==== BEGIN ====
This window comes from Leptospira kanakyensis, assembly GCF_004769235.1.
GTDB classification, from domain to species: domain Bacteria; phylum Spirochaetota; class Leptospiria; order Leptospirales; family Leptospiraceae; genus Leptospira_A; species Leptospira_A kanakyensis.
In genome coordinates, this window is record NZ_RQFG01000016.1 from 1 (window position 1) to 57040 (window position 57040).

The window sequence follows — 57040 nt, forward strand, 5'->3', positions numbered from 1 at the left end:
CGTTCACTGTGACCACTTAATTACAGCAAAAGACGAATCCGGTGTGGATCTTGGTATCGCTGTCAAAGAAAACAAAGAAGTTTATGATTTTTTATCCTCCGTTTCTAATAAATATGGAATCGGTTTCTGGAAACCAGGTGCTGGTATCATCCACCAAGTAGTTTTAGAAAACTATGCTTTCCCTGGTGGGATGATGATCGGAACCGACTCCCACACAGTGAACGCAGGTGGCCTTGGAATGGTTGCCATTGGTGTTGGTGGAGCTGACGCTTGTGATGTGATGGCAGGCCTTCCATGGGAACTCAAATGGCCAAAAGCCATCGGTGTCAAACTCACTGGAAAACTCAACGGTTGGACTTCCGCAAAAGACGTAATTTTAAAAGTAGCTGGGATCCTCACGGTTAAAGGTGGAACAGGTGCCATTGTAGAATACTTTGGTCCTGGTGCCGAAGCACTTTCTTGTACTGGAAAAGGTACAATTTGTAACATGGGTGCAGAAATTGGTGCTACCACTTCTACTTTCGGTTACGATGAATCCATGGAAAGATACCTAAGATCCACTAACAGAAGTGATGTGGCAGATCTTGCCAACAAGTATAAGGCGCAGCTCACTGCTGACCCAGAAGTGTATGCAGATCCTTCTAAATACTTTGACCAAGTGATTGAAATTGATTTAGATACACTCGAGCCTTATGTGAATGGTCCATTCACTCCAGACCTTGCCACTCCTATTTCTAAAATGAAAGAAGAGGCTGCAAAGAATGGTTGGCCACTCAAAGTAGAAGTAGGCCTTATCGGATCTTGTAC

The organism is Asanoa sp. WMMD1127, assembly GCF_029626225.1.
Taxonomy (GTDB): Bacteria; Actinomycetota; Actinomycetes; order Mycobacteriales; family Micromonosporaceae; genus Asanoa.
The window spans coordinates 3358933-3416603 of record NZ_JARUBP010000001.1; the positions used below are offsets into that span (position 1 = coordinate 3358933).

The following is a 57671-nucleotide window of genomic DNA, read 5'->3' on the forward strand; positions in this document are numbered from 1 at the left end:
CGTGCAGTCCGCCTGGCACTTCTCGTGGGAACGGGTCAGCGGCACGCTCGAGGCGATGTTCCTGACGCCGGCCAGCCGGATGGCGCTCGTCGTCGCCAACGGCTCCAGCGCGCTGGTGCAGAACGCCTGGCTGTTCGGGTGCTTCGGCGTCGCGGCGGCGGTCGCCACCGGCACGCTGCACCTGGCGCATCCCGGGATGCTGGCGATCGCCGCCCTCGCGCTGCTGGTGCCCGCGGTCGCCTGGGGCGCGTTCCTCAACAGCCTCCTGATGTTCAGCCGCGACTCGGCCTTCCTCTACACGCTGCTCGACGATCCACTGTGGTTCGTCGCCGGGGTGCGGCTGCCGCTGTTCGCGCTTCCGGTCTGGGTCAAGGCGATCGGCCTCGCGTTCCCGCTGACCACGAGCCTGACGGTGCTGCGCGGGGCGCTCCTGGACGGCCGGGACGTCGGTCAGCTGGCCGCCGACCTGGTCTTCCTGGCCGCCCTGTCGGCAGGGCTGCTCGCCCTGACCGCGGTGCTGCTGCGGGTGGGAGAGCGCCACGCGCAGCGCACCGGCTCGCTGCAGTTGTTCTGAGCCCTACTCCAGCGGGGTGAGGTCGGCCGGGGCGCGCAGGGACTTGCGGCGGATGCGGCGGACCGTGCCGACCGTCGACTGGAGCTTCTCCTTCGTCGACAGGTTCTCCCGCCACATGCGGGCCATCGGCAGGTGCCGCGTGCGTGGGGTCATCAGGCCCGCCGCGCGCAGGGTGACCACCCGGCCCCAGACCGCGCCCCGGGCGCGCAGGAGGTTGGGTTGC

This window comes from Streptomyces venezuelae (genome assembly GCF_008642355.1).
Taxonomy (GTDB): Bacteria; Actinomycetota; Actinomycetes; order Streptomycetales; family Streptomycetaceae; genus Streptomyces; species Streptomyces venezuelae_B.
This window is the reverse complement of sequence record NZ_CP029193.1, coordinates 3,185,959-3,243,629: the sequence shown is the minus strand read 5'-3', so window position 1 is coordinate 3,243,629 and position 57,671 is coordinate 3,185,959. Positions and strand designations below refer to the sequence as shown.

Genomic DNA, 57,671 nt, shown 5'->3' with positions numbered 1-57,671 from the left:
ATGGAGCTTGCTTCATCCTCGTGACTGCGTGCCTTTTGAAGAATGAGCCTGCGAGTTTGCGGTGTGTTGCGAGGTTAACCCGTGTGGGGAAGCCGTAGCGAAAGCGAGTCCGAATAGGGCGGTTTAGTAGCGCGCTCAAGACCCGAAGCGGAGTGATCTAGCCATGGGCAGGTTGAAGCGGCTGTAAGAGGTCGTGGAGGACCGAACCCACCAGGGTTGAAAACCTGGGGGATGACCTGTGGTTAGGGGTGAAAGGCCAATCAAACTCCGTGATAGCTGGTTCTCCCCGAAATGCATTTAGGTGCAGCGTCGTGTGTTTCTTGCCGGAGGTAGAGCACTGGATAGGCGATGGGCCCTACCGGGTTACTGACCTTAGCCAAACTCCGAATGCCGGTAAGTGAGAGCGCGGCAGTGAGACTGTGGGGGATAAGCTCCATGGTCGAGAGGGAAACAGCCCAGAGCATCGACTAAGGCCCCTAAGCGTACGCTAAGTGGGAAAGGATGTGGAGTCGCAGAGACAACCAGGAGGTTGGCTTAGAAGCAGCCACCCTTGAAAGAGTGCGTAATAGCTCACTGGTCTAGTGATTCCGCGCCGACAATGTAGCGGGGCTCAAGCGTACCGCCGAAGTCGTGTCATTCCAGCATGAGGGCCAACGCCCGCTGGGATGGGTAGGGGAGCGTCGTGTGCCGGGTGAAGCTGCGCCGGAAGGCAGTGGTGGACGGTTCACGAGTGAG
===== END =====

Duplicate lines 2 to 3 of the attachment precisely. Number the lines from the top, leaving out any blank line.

GTDB classification, from domain to species: domain Bacteria; phylum Spirochaetota; class Leptospiria; order Leptospirales; family Leptospiraceae; genus Leptospira_A; species Leptospira_A kanakyensis.
In genome coordinates, this window is record NZ_RQFG01000016.1 from 1 (window position 1) to 57040 (window position 57040).